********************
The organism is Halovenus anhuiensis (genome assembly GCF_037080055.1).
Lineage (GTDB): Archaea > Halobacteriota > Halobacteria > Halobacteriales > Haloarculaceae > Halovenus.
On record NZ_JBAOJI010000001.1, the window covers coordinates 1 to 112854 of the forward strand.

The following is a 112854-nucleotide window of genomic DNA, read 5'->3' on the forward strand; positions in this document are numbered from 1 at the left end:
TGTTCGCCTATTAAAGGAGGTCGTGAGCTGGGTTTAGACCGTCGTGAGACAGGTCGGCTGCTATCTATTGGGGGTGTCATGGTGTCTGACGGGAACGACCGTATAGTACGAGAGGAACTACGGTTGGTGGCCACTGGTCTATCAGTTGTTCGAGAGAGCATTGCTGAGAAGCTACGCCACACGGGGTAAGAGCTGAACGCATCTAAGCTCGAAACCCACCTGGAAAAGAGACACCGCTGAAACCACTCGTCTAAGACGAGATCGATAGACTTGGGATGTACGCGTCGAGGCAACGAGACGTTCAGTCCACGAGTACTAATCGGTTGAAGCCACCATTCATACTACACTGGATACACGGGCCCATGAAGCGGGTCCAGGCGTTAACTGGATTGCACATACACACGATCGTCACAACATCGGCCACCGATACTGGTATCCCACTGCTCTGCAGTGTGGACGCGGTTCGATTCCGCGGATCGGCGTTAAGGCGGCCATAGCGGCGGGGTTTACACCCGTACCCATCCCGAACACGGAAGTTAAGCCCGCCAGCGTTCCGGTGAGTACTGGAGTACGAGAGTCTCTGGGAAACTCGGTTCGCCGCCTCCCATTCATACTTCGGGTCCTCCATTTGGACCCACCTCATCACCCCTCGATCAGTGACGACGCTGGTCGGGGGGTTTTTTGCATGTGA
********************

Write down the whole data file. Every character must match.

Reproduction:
The organism is Halovenus anhuiensis (genome assembly GCF_037080055.1).
Lineage (GTDB): Archaea > Halobacteriota > Halobacteria > Halobacteriales > Haloarculaceae > Halovenus.
On record NZ_JBAOJI010000001.1, the window covers coordinates 1 to 112854 of the forward strand.

The following is a 112854-nucleotide window of genomic DNA, read 5'->3' on the forward strand; positions in this document are numbered from 1 at the left end:
TGTTCGCCTATTAAAGGAGGTCGTGAGCTGGGTTTAGACCGTCGTGAGACAGGTCGGCTGCTATCTATTGGGGGTGTCATGGTGTCTGACGGGAACGACCGTATAGTACGAGAGGAACTACGGTTGGTGGCCACTGGTCTATCAGTTGTTCGAGAGAGCATTGCTGAGAAGCTACGCCACACGGGGTAAGAGCTGAACGCATCTAAGCTCGAAACCCACCTGGAAAAGAGACACCGCTGAAACCACTCGTCTAAGACGAGATCGATAGACTTGGGATGTACGCGTCGAGGCAACGAGACGTTCAGTCCACGAGTACTAATCGGTTGAAGCCACCATTCATACTACACTGGATACACGGGCCCATGAAGCGGGTCCAGGCGTTAACTGGATTGCACATACACACGATCGTCACAACATCGGCCACCGATACTGGTATCCCACTGCTCTGCAGTGTGGACGCGGTTCGATTCCGCGGATCGGCGTTAAGGCGGCCATAGCGGCGGGGTTTACACCCGTACCCATCCCGAACACGGAAGTTAAGCCCGCCAGCGTTCCGGTGAGTACTGGAGTACGAGAGTCTCTGGGAAACTCGGTTCGCCGCCTCCCATTCATACTTCGGGTCCTCCATTTGGACCCACCTCATCACCCCTCGATCAGTGACGACGCTGGTCGGGGGGTTTTTTGCATGTGA